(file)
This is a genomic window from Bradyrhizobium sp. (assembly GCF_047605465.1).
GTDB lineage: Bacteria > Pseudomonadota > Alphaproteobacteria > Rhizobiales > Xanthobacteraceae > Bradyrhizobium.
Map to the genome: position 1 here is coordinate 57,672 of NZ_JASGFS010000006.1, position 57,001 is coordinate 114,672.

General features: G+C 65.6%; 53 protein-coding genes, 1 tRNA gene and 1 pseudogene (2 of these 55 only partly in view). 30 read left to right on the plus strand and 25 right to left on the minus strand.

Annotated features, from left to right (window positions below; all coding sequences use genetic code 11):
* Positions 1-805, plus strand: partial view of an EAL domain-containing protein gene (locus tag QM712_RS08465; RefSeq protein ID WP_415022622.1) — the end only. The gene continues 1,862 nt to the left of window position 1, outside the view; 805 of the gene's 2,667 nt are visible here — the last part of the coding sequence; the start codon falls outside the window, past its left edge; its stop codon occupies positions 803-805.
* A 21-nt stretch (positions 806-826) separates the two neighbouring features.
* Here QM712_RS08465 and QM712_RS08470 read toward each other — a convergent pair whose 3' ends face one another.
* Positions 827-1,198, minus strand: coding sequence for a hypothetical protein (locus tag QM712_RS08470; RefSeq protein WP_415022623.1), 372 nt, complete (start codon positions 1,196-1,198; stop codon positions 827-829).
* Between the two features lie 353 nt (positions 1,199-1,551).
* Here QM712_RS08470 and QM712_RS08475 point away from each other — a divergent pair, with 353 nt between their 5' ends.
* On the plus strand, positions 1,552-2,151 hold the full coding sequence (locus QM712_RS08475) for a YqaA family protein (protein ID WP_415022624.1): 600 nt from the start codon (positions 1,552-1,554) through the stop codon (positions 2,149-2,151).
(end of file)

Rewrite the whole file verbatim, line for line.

This is a genomic window from Bradyrhizobium sp. (assembly GCF_047605465.1).
GTDB lineage: Bacteria > Pseudomonadota > Alphaproteobacteria > Rhizobiales > Xanthobacteraceae > Bradyrhizobium.
Map to the genome: position 1 here is coordinate 57,672 of NZ_JASGFS010000006.1, position 57,001 is coordinate 114,672.

General features: G+C 65.6%; 53 protein-coding genes, 1 tRNA gene and 1 pseudogene (2 of these 55 only partly in view). 30 read left to right on the plus strand and 25 right to left on the minus strand.

Annotated features, from left to right (window positions below; all coding sequences use genetic code 11):
* Positions 1-805, plus strand: partial view of an EAL domain-containing protein gene (locus tag QM712_RS08465; RefSeq protein ID WP_415022622.1) — the end only. The gene continues 1,862 nt to the left of window position 1, outside the view; 805 of the gene's 2,667 nt are visible here — the last part of the coding sequence; the start codon falls outside the window, past its left edge; its stop codon occupies positions 803-805.
* A 21-nt stretch (positions 806-826) separates the two neighbouring features.
* Here QM712_RS08465 and QM712_RS08470 read toward each other — a convergent pair whose 3' ends face one another.
* Positions 827-1,198, minus strand: coding sequence for a hypothetical protein (locus tag QM712_RS08470; RefSeq protein WP_415022623.1), 372 nt, complete (start codon positions 1,196-1,198; stop codon positions 827-829).
* Between the two features lie 353 nt (positions 1,199-1,551).
* Here QM712_RS08470 and QM712_RS08475 point away from each other — a divergent pair, with 353 nt between their 5' ends.
* On the plus strand, positions 1,552-2,151 hold the full coding sequence (locus QM712_RS08475) for a YqaA family protein (protein ID WP_415022624.1): 600 nt from the start codon (positions 1,552-1,554) through the stop codon (positions 2,149-2,151).